Manitoba cattle producers are still concerned about access to Crown Lands.
At the annual meeting for Manitoba Beef Producers, held Feb. 6-7 in Brandon, cattle producers brought forward about 40 resolutions for discussion.
Of those 40, about 20 were resolutions on the agricultural Crown Lands leasing program in Manitoba.
In October, the provincial government announced changes to the leasing program. A public auction would replace the old approach; a complex points system to determine who earned the right to lease agricultural crown land.
The MBP supported that change but not other alterations to the system. The province reduced the term of leases to a 15-year maximum, instead of 50 years.
Cattle producers pushed back against that change and the government relented.
The term is still 15 years, but the province gave producers the first right of renewal.
“Giving existing forage lease holders the option to renew their legacy leases for additional terms provides the consistency they need for their operations,” said former agriculture minister Ralph Eichler in October. “This will enable succession planning for family farms.”
Despite that improvement, cattle producers remain frustrated.
Many of the resolutions at the AGM were connected to rental rates, which will be significantly higher.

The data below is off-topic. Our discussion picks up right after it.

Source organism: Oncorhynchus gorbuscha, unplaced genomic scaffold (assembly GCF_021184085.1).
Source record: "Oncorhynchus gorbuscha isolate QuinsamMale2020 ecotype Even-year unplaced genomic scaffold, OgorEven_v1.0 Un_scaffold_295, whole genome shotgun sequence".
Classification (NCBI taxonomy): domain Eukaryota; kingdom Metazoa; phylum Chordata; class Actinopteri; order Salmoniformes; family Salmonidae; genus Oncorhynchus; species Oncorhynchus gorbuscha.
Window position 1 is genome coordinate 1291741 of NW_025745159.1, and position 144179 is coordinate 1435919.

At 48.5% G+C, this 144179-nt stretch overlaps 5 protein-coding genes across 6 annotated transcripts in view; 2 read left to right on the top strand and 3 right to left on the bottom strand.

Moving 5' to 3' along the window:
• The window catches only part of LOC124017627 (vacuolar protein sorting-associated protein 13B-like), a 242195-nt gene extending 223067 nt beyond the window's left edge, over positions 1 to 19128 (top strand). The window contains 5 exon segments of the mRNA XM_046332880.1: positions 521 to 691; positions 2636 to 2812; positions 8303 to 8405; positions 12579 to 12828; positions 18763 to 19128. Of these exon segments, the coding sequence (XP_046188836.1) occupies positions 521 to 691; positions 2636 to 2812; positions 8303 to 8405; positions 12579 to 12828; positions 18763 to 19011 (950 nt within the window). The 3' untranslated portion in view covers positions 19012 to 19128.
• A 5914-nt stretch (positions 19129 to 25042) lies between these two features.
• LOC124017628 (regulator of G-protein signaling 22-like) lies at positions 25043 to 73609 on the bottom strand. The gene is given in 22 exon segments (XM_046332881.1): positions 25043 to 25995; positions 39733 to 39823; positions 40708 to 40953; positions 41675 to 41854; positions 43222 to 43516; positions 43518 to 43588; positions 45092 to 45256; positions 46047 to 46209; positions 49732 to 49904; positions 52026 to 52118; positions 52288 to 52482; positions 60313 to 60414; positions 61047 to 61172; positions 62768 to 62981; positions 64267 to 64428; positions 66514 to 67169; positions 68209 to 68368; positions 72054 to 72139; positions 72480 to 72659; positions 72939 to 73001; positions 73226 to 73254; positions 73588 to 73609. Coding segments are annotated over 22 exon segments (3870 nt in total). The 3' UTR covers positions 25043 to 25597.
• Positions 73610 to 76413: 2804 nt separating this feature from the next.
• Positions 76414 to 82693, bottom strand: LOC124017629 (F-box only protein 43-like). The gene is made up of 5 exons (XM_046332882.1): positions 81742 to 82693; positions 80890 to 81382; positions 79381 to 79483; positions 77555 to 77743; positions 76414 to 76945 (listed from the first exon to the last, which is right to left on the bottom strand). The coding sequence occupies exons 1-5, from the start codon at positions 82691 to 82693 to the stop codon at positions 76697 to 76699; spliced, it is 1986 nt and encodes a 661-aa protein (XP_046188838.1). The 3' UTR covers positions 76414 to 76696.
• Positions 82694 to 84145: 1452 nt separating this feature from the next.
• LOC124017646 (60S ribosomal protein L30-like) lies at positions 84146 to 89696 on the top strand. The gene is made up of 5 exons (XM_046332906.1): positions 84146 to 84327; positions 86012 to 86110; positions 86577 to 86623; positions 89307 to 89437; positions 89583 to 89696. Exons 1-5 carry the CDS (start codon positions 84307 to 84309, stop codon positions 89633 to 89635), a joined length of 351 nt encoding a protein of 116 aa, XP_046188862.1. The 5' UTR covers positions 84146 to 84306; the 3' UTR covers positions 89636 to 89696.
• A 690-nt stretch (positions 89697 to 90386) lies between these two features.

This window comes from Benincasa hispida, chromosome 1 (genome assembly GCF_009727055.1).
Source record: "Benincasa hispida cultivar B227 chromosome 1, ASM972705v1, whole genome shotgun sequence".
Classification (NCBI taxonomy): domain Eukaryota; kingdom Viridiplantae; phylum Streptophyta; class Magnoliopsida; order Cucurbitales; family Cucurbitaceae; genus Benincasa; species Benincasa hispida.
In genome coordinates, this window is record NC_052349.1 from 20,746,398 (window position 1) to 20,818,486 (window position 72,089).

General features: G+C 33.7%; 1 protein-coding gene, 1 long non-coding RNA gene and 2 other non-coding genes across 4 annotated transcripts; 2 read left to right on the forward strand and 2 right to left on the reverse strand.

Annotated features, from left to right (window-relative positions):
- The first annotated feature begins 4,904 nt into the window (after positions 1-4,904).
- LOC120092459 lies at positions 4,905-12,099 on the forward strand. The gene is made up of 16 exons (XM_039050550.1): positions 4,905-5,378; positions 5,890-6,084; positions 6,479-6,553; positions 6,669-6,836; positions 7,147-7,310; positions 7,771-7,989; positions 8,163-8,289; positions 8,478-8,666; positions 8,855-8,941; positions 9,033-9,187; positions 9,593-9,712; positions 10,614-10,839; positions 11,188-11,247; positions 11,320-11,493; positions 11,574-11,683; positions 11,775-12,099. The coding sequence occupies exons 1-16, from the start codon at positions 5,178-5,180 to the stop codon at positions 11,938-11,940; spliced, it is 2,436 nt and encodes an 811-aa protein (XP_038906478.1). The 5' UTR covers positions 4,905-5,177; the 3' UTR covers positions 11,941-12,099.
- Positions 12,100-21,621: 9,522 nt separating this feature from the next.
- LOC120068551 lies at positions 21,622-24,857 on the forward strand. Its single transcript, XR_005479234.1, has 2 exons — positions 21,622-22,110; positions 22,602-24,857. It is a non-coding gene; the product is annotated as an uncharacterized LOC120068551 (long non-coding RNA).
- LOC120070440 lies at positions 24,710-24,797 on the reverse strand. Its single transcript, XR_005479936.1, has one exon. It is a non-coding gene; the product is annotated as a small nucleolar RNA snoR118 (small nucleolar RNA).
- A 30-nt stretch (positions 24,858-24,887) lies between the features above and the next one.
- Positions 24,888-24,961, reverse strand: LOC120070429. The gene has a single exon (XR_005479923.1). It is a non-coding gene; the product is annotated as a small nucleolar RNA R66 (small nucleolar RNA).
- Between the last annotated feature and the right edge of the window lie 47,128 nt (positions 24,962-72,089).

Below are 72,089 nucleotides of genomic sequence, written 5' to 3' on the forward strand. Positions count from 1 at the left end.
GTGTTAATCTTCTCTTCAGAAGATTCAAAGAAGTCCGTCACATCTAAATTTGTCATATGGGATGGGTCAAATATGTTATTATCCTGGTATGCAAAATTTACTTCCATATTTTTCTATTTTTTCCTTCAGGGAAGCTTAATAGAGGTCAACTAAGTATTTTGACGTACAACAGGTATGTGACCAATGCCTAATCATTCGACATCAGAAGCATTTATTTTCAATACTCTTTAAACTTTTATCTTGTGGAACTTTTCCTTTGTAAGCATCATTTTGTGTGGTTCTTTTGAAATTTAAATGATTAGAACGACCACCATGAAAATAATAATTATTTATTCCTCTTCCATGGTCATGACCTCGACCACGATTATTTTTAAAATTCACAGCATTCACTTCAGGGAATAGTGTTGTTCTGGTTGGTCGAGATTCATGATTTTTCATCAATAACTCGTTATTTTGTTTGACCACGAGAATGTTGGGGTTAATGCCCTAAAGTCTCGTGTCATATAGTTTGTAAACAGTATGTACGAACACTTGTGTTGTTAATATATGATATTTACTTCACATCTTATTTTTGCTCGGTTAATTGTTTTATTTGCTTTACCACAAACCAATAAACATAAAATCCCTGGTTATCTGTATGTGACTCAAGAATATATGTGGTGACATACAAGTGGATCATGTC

“There’s been a fairly substantial increase in the cost. The new rental rate formula has put quite a bit more (cost) onto that forage lease,” said Carson Callum, Manitoba Beef Producers general manager. “We’ve heard various accounts (on cost)…. It’s about double.”
Provincial reps have said the changes are necessary, to ensure that young farmers and new entrants have access to agricultural Crown Lands.
“That’s the approach we’ve heard from the government, as well,” Callum said.
“We just want to make sure that people who are utilizing it properly, that this (cost) doesn’t keep going up. There’s a balance there, (which) needs to be struck.”
Callum and the MBP hope to meet with Manitoba’s agriculture minister, Blaine Pedersen, about more improvements to the Crown Lands leasing program.
On Feb. 7, Pedersen announced a new program that may alleviate another concern of Manitoba beef producers — wildlife predation.
The province is providing $300,000 for a three-year research project, looking at ways to reduce wildlife predation and the economic cost to livestock producers.
It is creating a Livestock Predation Protection Working Group, which includes representation from MBP, the Manitoba Sheep Association, Manitoba Agriculture, the Manitoba Trappers Association, among others.
“Manitoba Beef Producers has long advocated for strategies to reduce the risk of negative wildlife-livestock interaction and conflict, and we are pleased to see this important project moving forward,” said Dianne Riding, who is the new MBP president.
“This project will help improve the understanding of the risks, and work toward developing effective prevention and mitigation methods to reduce future losses.”